Barbara Nagode Ambroz commenting on the article: A Dancer’s Body

 

Barbara Nagode Ambroz commenting on  the article: A Dancer’s Body: Crafted from the Inside Out or the Outside In? By Christie Bosworth

Dear Christie!
You are blessed with a teacher like Peter Townsend and I’m sure he feels honoured and proud to follow your development.

I believe it is quite natural that, at the beginning of a dancer’s career, the input from outside world is more evident, as a dancer has to learn the fundamental principles, the alphabet of a particular dance style, its technique.
The greater the technique/correctness, the greater the effectiveness and the expressive potential of the movement.

How much and when the ‘outside’ is combined with the ‘inside’ depend on teaching methods – a good teacher is telling you where to look, but not what to see

Albert Einstein said:’I never teach my pupils. I only attempt to provide the conditions in which they can learn’.

Ballet master, Roger Tully speaks in his book ‘The song sings the bird’ about the dance which carries the body and not the opposite. He uses the metaphor of a horse and a cart, as body is generally perceived as a horse and a dance as a cart… but we know that the dance/soul/idea can employ the body in order to materialize.

All layers of our existence are interrelated and ‘in the game’- physical body, mind, emotions and soul – we are created that way in order to connect with ourselves and outside world.

The socio-cultural background definitely has an impact, however, there are many dancers who create their careers in foreign countries or with foreign teachers and partners.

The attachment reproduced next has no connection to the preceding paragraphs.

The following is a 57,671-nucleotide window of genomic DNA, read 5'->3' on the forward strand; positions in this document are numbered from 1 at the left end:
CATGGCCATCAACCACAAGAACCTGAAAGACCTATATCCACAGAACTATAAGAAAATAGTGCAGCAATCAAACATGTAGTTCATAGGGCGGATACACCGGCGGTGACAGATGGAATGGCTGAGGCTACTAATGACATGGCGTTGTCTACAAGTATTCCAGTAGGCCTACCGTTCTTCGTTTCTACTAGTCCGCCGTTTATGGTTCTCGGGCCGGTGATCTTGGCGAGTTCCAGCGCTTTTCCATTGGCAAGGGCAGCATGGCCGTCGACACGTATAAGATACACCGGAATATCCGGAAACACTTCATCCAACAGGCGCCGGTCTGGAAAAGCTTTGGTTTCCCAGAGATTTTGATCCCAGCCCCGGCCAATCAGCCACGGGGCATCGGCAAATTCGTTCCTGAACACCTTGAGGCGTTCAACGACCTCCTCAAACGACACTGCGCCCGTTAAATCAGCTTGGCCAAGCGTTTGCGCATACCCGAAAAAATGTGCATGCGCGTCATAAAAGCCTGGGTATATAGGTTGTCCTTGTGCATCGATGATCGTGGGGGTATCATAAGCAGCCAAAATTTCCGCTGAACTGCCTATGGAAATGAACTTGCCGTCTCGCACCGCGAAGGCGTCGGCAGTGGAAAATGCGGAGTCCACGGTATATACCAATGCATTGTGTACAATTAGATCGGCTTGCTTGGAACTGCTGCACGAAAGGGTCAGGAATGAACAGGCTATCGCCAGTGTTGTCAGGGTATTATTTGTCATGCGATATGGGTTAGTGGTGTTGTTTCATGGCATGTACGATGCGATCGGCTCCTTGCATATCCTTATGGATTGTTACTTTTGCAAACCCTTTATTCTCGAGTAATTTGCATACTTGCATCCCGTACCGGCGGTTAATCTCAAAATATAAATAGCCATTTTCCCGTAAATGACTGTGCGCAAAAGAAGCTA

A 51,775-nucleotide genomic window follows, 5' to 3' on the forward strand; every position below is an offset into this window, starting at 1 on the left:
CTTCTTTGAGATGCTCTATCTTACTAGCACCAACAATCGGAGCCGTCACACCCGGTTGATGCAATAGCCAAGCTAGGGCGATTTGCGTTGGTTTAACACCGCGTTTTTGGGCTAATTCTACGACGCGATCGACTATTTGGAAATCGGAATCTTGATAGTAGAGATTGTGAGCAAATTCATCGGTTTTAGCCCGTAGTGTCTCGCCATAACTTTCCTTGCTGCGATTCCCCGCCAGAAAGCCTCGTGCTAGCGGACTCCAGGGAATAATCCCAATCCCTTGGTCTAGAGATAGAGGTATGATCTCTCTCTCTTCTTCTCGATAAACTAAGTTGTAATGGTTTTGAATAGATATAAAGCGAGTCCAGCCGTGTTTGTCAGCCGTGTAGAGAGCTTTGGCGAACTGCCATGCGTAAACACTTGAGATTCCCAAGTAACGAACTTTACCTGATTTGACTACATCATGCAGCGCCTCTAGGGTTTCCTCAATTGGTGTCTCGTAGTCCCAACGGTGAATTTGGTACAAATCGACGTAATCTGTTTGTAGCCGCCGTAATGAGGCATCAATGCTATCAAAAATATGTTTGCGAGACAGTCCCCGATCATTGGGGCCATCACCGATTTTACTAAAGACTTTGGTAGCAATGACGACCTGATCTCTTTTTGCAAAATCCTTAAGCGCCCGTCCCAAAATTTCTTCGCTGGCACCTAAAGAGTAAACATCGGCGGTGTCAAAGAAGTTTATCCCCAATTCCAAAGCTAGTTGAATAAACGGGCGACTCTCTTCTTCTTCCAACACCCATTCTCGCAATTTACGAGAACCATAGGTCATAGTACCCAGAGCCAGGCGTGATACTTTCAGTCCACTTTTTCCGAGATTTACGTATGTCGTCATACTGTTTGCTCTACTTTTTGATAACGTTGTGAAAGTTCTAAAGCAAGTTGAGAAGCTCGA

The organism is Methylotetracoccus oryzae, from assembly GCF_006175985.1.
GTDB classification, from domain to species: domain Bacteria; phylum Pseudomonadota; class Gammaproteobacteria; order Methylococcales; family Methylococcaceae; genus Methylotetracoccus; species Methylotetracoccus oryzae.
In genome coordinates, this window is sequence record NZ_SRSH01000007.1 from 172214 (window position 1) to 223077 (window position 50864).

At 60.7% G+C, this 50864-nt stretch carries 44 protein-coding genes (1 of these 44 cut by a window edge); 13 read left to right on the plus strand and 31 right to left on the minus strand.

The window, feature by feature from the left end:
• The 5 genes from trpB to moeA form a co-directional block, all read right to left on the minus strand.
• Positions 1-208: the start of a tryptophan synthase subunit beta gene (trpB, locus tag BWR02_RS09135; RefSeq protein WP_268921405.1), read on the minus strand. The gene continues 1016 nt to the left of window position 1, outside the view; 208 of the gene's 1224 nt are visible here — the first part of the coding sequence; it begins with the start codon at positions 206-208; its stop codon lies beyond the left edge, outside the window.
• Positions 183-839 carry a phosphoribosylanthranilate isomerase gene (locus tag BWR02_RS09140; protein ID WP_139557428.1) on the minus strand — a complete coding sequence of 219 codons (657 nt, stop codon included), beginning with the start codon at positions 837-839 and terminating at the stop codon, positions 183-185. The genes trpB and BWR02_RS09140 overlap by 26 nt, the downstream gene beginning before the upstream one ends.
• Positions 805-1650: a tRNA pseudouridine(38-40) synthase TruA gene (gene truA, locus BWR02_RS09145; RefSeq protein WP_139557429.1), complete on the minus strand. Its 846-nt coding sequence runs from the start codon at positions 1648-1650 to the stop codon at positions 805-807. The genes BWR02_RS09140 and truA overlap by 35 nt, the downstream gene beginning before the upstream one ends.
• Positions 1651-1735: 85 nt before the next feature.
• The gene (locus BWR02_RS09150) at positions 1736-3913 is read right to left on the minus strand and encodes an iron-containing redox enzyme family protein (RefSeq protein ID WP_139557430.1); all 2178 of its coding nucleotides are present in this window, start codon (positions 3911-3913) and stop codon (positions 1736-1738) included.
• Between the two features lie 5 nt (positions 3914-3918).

Dance is a universal human way of communication and factors like gender, age, sexual preferences, socio-cultural background etc. do not apply as much as we would like to believe. It communicates on a spiritual level, using the physical body as an instrument and connects through human feelings and sensuality.

In movement creation processes, I can consistently perceive a combination of ‘doing’ the movement (learned from outside) and ‘letting it happen’(trusted from inside).
When learned from outside meets and harmonizes with known and felt from inside, dancers experience the sense and fulfillment.

Intuition definitely overpowers the mental approach as it is the voice of the universe and our attachment to it.

Listening to the body means listening to the nature and recognizing its wisdom

Treasures in our unconscious and even a deeper layer – the ‘cultural subconscious’ – are endless. We have to expose ourselves to continuos experiencing and re-experiencing in order to remember, to evoke, to upgrade, to develop, to recognize our unique dance interpretation and all layers of our existence can participate in this process holistically.

Barbara Nagode Ambroz

 
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